And Adonis, while still a boy, was wounded and killed in hunting by a boar through the anger of Artemis.1 Hesiod, however, affirms that he was a son of Phoenix and Alphesiboea; and Panyasis says that he was a son of Thias, king of Assyria,2 who had a daughter Smyrna. In consequence of the wrath of Aphrodite, for she did not honor the goddess, this Smyrna conceived a passion for her father, and with the complicity of her nurse she shared her father's bed without his knowledge for twelve nights. But when he was aware of it, he drew his sword and pursued her, and being overtaken she prayed to the gods that she might be invisible; so the gods in compassion turned her into the tree which they call smyrna （ myrrh）.3 Ten months afterwards the tree burst and Adonis, as he is called, was born, whom for the sake of his beauty, while he was still an infant, Aphrodite hid in a chest unknown to the gods and entrusted to Persephone. But when Persephone beheld him, she would not give him back. The case being tried before Zeus, the year was divided into three parts, and the god ordained that Adonis should stay by himself for one part of the year, with Persephone for one part, and with Aphrodite for the remainder.4 However Adonis made over to Aphrodite his own share in addition; but afterwards in hunting he was gored and killed by a boar.
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1 Compare Bion i; Cornutus, Theologiae Graecae Compendium 28; Plut. Quaest. Conviv. iv.5.3, 8; Athenaeus ii.80, p. 69 B; Tzetzes, Scholiast on Lycophron 831; Aristides, Apology, ed. J. Rendel Harris （Cambridge, 1891）, pp. 44, 106ff.; Prop. iii.4(5) 53ff., ed. F. A. Paley; Ov. Met. 10.710ff.; Hyginus, Fab. 248; Macrobius, Sat. i.21.4; Lactantius, Divin. Inst. i.17; Firmicus Maternus, De errore profanarum religionum 9; Augustine, De civitate Dei vi.7. There are some grounds for thinking that formerly Adonis and his Babylonian prototype Tammuz were conceived in the form of a boar, and that the story of his death by a boar was only a misinterpretation of this older conception. See Spirits of the Corn and of the Wild, ii.22f.; C. F. Burney, The Book of Judges （London, 1918）, pp. xviiff., who refers to “the brilliant discovery of Ball （PSBA. xvi.1894, pp. 195ff.） that the Sumerian name of Tammuz, DUMU.ZI （Bab. Du' ûzu, Dûzu） is identical with the Turkish dōmūz ‘pig,’ and that there is thus an ‘original identity of the god with the wild boar that slays him in the developed legend.’” W. Robertson Smith, as Professor Burney points out, had many years ago expressed the view that “the Cyprian Adonis was originally the Swine-god, and in this as in many other cases the sacred victim has been changed by false interpretation into the enemy of the god” （Religion of the Semites, New Edition, London, 1894, p. 411, note）. The view is confirmed by the observation that the worshippers of Adonis would seem to have abstained from eating swine's flesh. See W. W. Baudissin, Adonis und Esmun （Leipsig, 1911）, p. 142, quoting SS. Cyri et Joannis Miracula, in Migne's Patrologia Graeca, lxxxvii.3, col. 3624.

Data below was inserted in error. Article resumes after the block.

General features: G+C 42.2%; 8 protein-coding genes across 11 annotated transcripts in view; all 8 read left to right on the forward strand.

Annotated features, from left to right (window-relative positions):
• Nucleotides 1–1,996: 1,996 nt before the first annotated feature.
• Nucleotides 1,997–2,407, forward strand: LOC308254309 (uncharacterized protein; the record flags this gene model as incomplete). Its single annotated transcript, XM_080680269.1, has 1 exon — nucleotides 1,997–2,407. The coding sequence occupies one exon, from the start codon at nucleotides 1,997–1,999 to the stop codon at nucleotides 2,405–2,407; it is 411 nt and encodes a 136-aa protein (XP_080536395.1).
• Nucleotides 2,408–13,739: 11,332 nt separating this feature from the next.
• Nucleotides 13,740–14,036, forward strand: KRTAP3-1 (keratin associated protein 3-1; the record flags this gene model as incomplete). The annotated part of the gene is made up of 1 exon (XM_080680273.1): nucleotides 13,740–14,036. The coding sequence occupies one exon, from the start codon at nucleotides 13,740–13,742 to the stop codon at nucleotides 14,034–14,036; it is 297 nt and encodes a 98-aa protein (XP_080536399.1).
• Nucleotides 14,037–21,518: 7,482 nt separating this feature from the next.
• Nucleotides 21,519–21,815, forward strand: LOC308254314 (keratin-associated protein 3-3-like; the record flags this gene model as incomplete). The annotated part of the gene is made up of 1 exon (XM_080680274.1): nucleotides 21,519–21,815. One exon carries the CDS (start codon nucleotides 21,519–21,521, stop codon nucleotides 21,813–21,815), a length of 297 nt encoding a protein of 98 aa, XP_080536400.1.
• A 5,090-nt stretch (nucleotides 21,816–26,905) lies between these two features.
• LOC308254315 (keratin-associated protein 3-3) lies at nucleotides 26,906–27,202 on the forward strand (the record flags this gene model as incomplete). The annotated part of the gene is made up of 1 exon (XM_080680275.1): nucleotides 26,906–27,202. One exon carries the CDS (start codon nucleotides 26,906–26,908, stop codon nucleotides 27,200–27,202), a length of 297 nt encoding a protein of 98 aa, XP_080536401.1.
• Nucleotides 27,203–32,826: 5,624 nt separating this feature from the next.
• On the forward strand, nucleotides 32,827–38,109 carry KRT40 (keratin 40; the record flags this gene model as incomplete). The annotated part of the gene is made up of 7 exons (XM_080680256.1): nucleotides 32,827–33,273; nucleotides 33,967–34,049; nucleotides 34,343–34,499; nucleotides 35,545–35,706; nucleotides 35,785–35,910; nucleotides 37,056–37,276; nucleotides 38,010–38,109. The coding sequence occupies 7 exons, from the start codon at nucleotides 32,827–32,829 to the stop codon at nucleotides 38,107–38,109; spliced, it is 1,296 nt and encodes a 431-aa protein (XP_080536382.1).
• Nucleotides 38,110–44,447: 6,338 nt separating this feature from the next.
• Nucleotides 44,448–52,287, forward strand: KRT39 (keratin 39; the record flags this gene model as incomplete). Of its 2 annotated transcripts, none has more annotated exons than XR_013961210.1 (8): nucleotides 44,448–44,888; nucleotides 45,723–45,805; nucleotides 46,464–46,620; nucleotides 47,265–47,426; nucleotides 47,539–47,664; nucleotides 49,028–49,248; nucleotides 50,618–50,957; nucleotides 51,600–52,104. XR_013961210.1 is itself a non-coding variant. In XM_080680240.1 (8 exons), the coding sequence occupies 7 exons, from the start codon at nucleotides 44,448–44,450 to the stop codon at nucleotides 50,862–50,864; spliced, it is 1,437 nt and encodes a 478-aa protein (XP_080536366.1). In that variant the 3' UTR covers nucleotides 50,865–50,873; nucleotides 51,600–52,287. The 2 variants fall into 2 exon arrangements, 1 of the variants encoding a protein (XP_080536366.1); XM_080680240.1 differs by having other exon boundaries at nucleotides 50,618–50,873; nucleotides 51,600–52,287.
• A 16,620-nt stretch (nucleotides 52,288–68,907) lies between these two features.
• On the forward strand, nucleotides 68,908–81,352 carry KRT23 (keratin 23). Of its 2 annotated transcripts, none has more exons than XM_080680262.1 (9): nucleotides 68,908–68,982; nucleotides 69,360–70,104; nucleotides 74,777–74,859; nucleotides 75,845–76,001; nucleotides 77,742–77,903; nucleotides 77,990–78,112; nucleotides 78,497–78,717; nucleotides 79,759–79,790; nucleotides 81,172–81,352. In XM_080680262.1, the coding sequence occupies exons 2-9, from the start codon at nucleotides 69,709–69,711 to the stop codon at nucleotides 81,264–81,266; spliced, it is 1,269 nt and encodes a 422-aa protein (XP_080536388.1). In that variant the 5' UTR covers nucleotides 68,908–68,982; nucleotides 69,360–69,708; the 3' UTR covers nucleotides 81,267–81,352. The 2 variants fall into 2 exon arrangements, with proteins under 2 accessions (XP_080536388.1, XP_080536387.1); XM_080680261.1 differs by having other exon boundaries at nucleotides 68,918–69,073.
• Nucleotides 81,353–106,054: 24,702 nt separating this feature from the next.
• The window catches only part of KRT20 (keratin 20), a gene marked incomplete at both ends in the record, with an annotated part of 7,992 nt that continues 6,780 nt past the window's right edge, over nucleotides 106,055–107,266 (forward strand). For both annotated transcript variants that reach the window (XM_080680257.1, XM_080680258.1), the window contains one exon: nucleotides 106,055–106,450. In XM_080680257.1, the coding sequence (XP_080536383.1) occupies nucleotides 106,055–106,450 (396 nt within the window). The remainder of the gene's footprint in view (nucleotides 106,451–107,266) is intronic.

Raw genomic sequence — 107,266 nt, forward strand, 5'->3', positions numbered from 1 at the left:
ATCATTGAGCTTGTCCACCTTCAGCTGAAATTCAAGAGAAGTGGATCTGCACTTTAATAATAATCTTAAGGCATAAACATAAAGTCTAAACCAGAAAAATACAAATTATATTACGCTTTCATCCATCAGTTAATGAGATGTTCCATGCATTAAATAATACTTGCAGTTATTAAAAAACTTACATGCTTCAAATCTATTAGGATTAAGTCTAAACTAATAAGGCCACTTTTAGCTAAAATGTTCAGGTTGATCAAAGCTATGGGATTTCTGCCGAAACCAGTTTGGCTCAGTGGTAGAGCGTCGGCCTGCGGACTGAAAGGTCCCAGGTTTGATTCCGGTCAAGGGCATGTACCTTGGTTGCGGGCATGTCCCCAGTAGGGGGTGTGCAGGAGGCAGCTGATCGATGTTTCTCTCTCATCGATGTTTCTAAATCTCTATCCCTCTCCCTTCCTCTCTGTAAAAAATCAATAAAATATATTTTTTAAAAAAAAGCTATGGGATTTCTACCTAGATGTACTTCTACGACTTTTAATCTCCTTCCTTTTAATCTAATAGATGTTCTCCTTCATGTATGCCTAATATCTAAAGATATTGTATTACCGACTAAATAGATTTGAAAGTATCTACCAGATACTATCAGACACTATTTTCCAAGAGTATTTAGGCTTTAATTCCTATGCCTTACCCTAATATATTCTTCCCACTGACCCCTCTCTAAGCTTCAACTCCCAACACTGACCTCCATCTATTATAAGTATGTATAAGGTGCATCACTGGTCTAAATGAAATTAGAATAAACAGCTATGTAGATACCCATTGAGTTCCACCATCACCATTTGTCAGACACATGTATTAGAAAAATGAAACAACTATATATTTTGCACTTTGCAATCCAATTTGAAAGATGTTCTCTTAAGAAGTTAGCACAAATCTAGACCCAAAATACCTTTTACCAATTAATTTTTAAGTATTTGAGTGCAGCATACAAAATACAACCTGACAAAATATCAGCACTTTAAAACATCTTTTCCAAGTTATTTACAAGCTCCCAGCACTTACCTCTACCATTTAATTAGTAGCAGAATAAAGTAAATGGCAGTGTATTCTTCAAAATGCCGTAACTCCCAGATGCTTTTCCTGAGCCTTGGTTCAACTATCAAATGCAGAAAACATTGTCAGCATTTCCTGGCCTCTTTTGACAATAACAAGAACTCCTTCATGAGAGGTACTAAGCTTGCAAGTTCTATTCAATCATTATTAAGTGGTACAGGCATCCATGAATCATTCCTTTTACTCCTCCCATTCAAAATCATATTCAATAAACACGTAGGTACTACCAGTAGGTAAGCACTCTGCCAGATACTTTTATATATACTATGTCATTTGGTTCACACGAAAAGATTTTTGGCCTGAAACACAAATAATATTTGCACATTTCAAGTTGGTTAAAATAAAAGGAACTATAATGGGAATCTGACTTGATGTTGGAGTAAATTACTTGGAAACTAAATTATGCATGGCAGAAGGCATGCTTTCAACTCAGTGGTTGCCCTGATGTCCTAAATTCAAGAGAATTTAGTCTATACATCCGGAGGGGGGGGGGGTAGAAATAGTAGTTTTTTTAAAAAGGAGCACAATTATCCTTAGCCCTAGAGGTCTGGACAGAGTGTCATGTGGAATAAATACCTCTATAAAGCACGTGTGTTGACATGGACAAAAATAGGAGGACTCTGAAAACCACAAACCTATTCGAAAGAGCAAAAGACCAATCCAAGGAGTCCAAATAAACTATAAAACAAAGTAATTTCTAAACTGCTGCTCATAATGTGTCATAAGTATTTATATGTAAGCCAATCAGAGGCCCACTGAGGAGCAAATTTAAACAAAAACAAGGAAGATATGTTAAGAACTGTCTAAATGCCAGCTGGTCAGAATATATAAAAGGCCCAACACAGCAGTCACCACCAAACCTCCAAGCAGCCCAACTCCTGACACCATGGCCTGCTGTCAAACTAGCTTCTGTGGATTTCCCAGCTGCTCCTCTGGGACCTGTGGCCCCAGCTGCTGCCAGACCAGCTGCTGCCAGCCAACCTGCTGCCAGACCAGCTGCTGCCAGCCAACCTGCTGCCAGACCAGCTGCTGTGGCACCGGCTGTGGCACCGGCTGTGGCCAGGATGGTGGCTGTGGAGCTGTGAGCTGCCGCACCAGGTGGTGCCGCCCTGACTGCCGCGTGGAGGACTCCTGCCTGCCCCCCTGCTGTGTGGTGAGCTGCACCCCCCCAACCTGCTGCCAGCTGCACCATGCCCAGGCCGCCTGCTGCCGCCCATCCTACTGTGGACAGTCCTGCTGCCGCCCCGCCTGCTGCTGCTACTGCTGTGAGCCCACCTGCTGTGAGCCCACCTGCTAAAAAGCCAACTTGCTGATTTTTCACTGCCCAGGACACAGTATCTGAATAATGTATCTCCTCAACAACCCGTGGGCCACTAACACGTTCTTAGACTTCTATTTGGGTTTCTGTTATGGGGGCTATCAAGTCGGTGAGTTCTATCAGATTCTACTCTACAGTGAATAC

2 According to Ant. Lib. 34, Smyrna, the mother of Adonis, was a daughter of Belus by a nymph Orithyia. Tzetzes mentions, but afterwards rejects, the view that Myrrha, the mother of Adonis, was a daughter of Thias （Scholiast on Lycophron 829, 831）. Hyginus says that Cinyras, the father of Adonis, was king of Assyria （Hyginus, Fab. 58）. This traditional connexion of Adonis with Assyria may well be due to a well-founded belief that the religion of Adonis, though best known to the Greeks in Syria and Cyprus, had originated in Assyria or rather in Babylonia, where he was worshipped under the name of Dumuzi or Tammuz. See Adonis, Attis, Osiris, 3rd ed., i.6ff.
3 As to the transformation of the mother of Adonis into a myrrh-tree, see Scholiast on Theocritus i.107; Plut. Parallela 22; Ant. Lib. 34; Tzetzes, Scholiast on Lycophron 829; Ov. Met. 10.476ff.; Hyginus, Fab. 58, 164; Fulgentius, Mytholog. iii.8; Lactantius Placidus, Narrat. Fabul. x.9; Serv. Verg. Ecl. 10.18 and Aen. v.72; Scriptores rerum mythicarum Latini, ed. Bode, i. p. 60 (First Vatican Mythographer 200). The drops of gum which oozed from the myrrh-tree were thought to be the tears shed by the transformed Myrrha for her sad fate （Ov. Met. 10.500ff.）.
4 According to another version of the story, Aphrodite and Persephone referred their dispute about Adonis to the judgment of Zeus, and he appointed the Muse Calliope to act as arbitrator between them. She decided that Adonis should spend half the year with each of them; but the decision so enraged Aphrodite that in revenge she instigated the Thracian women to rend in pieces Calliope's son, the musician Orpheus. See Hyginus, Ast. ii.6. A Scholiast on Theocritus （Id. iii.48） reports the common saying that the dead Adonis spends six months of the year in the arms of Persephone, and six months in the arms of Aphrodite; and he explains the saying as a mythical description of the corn, which after sowing is six months in the earth and six months above ground.
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